In today’s market, a lot of contractors will use one manufacturer’s condensing unit and another manufacturer’s evaporator coil.  You should check to see if these are a match on the AHRI web site so it does not create a problem later on.

A lot of 13 SEER units today can still use an orifice metering device or a TXV.  The coil manufacturers will usually put in a nominal tonnage orifice in their coil for the size they rate it at.    If you are putting in a “matched” system (ie. 2 ton condenser with a 2 ton coil) the orifice will be properly sized for the condenser/coil match.   However, when you are mix/matching  the condenser and coil (ie. a 2 ton condenser with a 3 ton coil), the orifice needs to be changed to match the size condenser you are installing. In this example the match would require changing the 3 ton orifice that comes in the coil to a 2 ton orifice.  Without the proper orifice, you could over-feed the coil, reduce super-heat, and cause liquid slugging back to the compressor (and compressors do not like liquid).

My personal preference, when mix/matching a condenser and coil is to use a TXV for better refrigerant and capacity control.  Keep in mind, that if you do use a TXV, don’t forget to add a start assist kit to the condenser or you may have nuisance lock-outs or breakers tripping..

We are a York distributor but we also sell ADP coils. This posting came about from questions we have received on this very subject.  For our mix/match combination, we put together the attached sheet to show which ADP orifice or TXV should be used for specific tonnages. Keep in mind that you also have to match the refrigerant type along with the tonnage to select the correct orifice or TXV. Hope this helps anyone using ADP coils.

For other brand after-market coil manufacturers, you can check what orifices they use so you have the proper orifice for your application.

MIX MATCHED Condensers with ADP coils

About yorkcentraltechtalk

I have been in the HVAC industry most of my life. I worked 25 years for contractors on anything from residential to large commercial boilers and power burners. For the past 23+ years I had been employed by York International UPG Division ( a division of Johnson Controls) as a Technical support/Service Manager but I am now retired. One of my goals has always been to "educate" dealers and contractors. The reason for starting this blog was to share some knowledge, thoughts, ideas, etc with anyone who takes the time to read it. The contents of this blog are my own opinions, thoughts, experiences and should not be construed as those of Johnson Controls York UPG in any way. I hope you find this a help. I always welcome comments and suggestions for postings and will do my best to address any thoughts, questions, or topics you may want to hear about. Thanks for taking the time to read my postings! Mike Bishop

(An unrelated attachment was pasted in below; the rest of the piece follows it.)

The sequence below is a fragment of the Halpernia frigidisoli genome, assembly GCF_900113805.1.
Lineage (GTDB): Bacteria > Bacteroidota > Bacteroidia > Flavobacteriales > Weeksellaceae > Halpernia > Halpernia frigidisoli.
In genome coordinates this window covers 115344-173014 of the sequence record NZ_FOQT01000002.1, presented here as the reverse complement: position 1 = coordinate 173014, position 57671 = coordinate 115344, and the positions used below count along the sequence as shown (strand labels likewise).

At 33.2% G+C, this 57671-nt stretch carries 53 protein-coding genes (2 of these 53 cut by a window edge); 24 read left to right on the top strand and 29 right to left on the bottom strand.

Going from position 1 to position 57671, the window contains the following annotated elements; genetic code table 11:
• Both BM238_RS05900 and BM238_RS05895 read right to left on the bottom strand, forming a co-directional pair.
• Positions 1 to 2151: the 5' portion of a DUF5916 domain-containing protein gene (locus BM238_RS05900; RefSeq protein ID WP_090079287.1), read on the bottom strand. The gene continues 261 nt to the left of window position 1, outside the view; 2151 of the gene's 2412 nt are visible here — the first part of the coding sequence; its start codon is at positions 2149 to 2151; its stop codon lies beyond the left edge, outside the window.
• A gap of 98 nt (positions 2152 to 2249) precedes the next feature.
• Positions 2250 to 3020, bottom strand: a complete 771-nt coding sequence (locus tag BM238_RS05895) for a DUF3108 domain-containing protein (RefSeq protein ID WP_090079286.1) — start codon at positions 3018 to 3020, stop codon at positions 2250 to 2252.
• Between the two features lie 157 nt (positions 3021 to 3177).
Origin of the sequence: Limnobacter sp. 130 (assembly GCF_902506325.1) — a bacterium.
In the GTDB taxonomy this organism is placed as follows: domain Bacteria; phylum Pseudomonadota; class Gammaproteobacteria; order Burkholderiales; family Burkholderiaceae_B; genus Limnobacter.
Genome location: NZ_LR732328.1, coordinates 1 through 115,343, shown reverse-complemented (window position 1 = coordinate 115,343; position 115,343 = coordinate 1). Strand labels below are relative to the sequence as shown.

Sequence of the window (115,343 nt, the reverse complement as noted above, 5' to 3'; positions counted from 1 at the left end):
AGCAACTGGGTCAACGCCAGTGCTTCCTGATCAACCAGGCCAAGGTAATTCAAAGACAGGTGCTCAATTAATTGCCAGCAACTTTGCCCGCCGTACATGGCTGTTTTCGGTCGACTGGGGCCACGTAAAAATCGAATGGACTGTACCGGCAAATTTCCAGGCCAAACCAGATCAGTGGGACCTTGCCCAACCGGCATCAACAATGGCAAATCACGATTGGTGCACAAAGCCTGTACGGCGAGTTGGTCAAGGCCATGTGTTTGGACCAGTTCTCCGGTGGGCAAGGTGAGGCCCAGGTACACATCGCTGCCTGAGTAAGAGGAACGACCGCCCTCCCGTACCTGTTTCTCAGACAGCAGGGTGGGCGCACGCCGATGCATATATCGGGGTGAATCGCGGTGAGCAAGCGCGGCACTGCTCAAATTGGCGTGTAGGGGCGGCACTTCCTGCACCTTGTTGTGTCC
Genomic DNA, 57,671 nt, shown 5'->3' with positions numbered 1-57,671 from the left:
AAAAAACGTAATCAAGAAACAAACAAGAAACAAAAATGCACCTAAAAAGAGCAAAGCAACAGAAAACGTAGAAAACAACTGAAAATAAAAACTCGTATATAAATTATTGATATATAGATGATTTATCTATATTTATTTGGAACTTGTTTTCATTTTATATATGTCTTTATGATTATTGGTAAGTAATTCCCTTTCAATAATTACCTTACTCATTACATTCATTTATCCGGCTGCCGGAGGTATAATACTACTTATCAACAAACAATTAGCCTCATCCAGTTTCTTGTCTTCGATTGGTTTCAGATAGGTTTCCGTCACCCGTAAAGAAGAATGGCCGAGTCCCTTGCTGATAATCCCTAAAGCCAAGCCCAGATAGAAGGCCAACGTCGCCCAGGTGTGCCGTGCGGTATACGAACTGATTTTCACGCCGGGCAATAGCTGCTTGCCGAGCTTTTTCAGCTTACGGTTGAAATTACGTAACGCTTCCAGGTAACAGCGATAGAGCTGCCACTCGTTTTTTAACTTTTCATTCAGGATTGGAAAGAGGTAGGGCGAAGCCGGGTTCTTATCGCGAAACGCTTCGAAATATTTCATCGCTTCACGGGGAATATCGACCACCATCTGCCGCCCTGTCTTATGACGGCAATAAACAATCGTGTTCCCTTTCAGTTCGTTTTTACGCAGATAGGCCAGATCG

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  1. Rose says:

    Can u help me? I am trying to find out information about a York unit GCGD24S41S3EA. Can u tell me anything ?

  2. I read your blog.. its amazing. you having very good content. very helpful to all.
    Evaporator Manufacturers

  3. aaron says:

    Wondering why the installer used an ADP coil instead of a York coil.

    I recently had a whole York A/C system installed with a 95% furnace, a 4 ton A Coil and a 3.5 ton 13 SEER Condenser. Just found out that the coil is ADP but not York.

    Any ideas? Thanks!

  4. Kevin says:

    I’m looking for uncased evaporator coils that are compatible with the York Affinity CZF04813C A/C condensor. Preferably something I can order on-line. Can you help?

    • If you are a contractor/dealer:
      go to http://www.york.com and click on the York Contractor Resource. It will take you to a new page, and in the upper right hand corner will be the Distributor Locator. put in your zip code and it will show you your nearest distributor where you can get the UC48 coil

  5. Tim says:

    I have a York 2 ton compressor with heat pump. It has a TXV in it. I have a 3 ton coil witch also has a TXV. Can this set up be used? Both are built in and can’t be removed. Please tell me it can bc i got the outside unit for free.

    • If you are using the outside unit as a heat pump, you will need to check your local distributor if the coil is compatible with the unit. Of you are just using the outdoor unit as an air conditioner, the cool will probably work

      • Tim says:

        I wouldn’t be using the heat pump. My main concern is that both have the TXV. Would it regulate like it’s supposed to or would they fight each other to do so? Is the TXV only for heat pump on the compressor side?

      • The txv in the outside unit is only used in the heating mode. If you do not energize the heat pump heat, that txv is not used.

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